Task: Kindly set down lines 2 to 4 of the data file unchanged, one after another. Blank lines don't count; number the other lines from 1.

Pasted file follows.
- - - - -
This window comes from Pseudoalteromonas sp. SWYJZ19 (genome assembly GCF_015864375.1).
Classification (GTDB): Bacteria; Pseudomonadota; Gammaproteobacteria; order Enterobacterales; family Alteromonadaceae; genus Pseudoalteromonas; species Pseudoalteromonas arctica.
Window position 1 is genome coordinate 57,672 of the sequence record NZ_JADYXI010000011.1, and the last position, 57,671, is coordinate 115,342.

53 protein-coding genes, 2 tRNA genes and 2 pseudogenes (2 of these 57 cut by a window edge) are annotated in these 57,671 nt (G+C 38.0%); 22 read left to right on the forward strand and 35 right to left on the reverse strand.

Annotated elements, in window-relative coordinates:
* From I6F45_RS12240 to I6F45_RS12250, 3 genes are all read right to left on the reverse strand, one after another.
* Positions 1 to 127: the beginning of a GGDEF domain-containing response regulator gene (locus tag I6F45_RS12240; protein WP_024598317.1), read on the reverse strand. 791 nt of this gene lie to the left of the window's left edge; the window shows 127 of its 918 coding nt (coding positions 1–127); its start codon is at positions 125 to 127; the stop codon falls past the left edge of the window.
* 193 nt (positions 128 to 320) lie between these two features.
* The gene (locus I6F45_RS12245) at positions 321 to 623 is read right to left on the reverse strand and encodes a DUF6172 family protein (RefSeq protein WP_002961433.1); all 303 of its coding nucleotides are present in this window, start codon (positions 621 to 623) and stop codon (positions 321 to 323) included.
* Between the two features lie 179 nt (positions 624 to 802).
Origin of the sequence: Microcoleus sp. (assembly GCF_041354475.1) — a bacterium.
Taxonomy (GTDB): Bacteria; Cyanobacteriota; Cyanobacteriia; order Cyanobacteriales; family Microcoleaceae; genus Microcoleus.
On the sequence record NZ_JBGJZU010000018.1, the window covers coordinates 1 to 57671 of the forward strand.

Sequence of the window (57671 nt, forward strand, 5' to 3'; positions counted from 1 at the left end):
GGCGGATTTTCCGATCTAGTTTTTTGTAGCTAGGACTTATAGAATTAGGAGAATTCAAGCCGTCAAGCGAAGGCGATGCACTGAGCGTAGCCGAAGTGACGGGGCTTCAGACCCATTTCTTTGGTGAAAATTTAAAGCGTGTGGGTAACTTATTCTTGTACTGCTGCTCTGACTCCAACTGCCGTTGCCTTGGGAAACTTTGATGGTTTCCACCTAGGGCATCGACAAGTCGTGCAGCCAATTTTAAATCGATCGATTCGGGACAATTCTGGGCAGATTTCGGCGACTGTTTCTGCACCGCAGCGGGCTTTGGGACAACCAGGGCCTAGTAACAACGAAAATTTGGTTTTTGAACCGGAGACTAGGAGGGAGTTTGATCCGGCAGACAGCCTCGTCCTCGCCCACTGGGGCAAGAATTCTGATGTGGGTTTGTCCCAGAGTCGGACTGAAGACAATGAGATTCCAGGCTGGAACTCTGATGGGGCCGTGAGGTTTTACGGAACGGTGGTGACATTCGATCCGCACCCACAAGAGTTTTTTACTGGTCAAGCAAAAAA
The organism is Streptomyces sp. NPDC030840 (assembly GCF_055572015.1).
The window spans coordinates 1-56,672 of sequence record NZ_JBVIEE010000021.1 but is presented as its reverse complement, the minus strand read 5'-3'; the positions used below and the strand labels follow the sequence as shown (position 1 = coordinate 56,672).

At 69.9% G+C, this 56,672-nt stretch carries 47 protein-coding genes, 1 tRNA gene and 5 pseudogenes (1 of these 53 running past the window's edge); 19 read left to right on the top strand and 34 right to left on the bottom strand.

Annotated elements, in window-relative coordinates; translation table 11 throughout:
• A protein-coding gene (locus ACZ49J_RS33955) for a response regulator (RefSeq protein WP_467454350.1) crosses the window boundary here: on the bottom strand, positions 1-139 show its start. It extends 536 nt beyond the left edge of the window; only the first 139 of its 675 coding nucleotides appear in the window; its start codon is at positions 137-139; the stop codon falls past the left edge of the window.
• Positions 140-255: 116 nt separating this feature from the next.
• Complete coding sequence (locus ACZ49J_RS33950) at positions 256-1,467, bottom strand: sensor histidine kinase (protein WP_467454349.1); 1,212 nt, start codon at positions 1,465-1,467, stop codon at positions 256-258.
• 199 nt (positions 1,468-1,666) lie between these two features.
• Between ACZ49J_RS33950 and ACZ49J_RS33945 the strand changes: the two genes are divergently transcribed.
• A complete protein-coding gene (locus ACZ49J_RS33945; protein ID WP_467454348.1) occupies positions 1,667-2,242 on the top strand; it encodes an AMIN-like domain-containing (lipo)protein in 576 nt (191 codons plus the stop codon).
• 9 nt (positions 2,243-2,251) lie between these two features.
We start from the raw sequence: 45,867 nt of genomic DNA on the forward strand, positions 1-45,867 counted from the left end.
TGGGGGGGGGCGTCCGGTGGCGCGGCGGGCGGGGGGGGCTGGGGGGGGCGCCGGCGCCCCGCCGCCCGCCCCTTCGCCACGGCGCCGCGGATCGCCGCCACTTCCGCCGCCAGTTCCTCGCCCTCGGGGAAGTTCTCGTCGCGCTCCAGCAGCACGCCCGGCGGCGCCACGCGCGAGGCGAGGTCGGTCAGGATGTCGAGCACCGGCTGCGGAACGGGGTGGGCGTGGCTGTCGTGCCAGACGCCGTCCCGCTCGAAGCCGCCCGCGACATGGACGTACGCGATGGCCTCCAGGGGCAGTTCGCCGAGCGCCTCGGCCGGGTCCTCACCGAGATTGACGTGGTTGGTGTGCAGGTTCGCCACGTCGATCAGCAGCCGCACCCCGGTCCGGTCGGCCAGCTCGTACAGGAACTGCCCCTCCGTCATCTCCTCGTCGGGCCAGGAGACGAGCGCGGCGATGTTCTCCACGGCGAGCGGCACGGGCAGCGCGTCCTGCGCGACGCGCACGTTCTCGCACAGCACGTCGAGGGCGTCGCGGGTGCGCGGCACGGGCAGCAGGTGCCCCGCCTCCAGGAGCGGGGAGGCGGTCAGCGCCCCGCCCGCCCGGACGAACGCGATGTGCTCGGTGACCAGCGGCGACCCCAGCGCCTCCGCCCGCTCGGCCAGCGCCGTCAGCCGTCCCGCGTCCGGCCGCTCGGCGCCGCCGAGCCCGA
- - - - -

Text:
Classification (GTDB): Bacteria; Pseudomonadota; Gammaproteobacteria; order Enterobacterales; family Alteromonadaceae; genus Pseudoalteromonas; species Pseudoalteromonas arctica.
Window position 1 is genome coordinate 57,672 of the sequence record NZ_JADYXI010000011.1, and the last position, 57,671, is coordinate 115,342.

53 protein-coding genes, 2 tRNA genes and 2 pseudogenes (2 of these 57 cut by a window edge) are annotated in these 57,671 nt (G+C 38.0%); 22 read left to right on the forward strand and 35 right to left on the reverse strand.